Would you like to see the Northern Lights, go on a safari or swim with dolphins? These exciting activities were selected from a list as the top three experiences people would like to try in their lifetime. Yet over four in ten adults said they didn’t try out new things because they were too busy…
A survey carried out by Alzheimer’s Society to mark Dementia Awareness Week (17th – 23rd May) found that over half of people asked also said they are worried that developing dementia would prevent them from enjoying new experiences at all.
Jeremy Hughes, Chief Executive at Alzheimer’s Society says: ‘People post selfies on social media every day to tell their friends and followers about exciting things they’re doing. Alzheimer’s Society’s survey exposes that people’s lives are often more run-of-the-mill and less adventurous than the impression given out on Facebook, Twitter and Instagram.
‘Taking part in new activities is important for everyone. It helps build confidence, enhance emotional wellbeing and creates positive memories. As dementia progresses, a person’s ability to do challenging, new activities reduces but they still experience joy and pleasure – like anyone else.
‘Even the simplest things can help people with dementia feel connected to the world and the people who matter most. While they may not remember the details, the positive emotions remain. That’s why Alzheimer’s Society works tirelessly to help those affected by dementia stay connected through our services and support.’
Joyce, from Gloucestershire, is the daughter of Margaret Sun (89) who was diagnosed with Alzheimer’s disease in 2012. Speaking about her mother’s dementia, Joyce said: ‘After my mother’s diagnosis, I was determined to help her have the best quality of life and asked her to make a list of things she still wanted to do or experience. To my surprise, mum said she had always wanted to go on a safari.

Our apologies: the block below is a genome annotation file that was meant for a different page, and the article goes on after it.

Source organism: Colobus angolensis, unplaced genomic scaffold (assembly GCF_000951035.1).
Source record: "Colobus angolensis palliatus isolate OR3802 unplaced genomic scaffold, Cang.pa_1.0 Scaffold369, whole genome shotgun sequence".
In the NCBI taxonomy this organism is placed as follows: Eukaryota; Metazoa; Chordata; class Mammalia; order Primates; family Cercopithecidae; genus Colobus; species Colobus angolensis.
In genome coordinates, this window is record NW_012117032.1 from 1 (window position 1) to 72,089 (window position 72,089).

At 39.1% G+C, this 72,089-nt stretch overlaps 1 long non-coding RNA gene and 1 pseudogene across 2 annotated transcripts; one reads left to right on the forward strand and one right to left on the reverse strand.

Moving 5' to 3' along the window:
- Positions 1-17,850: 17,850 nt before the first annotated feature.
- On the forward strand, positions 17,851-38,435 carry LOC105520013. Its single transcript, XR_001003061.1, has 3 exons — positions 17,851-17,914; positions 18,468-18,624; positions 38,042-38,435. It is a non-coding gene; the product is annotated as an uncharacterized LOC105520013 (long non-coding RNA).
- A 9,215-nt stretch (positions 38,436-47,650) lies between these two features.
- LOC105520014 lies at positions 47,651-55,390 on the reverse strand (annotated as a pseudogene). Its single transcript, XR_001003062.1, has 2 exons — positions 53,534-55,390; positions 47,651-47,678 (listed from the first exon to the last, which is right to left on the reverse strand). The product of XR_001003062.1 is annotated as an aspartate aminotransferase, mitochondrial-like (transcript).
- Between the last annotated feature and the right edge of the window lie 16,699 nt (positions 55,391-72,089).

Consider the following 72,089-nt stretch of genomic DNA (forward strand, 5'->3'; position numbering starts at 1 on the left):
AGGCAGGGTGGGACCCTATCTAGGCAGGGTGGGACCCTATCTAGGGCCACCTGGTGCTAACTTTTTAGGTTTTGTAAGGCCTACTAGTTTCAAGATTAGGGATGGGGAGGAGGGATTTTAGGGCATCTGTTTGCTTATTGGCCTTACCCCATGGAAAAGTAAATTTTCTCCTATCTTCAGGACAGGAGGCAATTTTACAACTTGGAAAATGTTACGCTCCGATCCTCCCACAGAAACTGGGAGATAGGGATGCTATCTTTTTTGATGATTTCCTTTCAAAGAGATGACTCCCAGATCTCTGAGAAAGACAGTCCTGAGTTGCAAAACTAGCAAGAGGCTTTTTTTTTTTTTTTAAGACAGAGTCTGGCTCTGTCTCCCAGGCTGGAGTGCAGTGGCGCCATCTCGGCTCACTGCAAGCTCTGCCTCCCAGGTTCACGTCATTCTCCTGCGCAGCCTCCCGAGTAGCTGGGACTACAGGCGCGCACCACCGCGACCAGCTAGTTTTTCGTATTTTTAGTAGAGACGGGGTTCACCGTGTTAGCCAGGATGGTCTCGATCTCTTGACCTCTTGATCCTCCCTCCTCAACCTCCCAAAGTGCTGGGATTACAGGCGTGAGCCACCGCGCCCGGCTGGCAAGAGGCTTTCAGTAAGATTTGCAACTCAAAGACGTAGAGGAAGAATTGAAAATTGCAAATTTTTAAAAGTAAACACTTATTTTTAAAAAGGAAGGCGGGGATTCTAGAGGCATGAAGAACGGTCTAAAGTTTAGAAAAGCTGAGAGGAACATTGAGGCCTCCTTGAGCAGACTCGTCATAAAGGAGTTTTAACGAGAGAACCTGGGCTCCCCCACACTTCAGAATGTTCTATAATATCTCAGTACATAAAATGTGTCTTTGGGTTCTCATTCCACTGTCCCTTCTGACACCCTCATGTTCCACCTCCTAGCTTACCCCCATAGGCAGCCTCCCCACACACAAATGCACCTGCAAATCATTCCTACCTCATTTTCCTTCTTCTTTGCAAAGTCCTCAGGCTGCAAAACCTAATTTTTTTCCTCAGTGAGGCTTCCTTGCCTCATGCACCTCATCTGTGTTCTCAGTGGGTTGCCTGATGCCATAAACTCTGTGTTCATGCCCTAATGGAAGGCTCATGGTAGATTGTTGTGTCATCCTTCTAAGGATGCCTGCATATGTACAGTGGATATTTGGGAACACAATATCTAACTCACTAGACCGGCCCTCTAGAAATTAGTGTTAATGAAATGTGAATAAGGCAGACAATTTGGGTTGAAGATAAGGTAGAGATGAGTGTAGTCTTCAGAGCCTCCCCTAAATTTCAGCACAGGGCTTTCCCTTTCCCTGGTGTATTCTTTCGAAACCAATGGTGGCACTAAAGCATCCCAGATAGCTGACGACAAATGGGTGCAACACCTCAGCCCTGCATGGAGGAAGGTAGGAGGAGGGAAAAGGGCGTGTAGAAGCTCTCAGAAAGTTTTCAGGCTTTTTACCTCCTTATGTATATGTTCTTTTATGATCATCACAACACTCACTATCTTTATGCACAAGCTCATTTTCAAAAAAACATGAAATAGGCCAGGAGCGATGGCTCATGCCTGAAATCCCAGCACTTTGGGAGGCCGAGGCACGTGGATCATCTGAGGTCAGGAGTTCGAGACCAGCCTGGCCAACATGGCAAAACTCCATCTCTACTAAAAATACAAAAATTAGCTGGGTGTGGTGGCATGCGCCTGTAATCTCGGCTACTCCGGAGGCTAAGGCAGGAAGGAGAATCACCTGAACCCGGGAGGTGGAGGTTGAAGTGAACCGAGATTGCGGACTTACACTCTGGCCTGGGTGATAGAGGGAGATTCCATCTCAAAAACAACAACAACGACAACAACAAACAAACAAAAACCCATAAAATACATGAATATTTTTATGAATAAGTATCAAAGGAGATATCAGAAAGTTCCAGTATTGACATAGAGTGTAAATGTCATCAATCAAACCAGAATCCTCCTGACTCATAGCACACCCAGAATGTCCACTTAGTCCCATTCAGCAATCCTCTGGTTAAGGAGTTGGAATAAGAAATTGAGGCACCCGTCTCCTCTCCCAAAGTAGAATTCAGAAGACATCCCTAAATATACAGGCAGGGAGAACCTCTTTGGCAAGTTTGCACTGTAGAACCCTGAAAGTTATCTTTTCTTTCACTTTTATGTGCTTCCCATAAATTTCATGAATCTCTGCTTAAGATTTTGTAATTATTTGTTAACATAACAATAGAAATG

‘People told us that there was no point taking her on a safari trip because she wouldn’t remember. That’s not the point. People with dementia can still experience enjoyment in life. From the moment we arrived in Kenya we noticed a change in mum’s behaviour and her character blossomed. It gave us so much pleasure seeing her enjoy the trip and we were overwhelmed with the impact the safari adventure had on her.’
Alzheimer’s Society provides a range of services to support people living with dementia. Call the national helpline on 0300 222 1122 or email firstname.lastname@example.org. For more information about Alzheimer’s Society visit www.alzheimers.org.uk.
To join in and highlight Dementia Awareness Week 2015, try something new and upload via social media with the hashtag: #DoSomethingNew.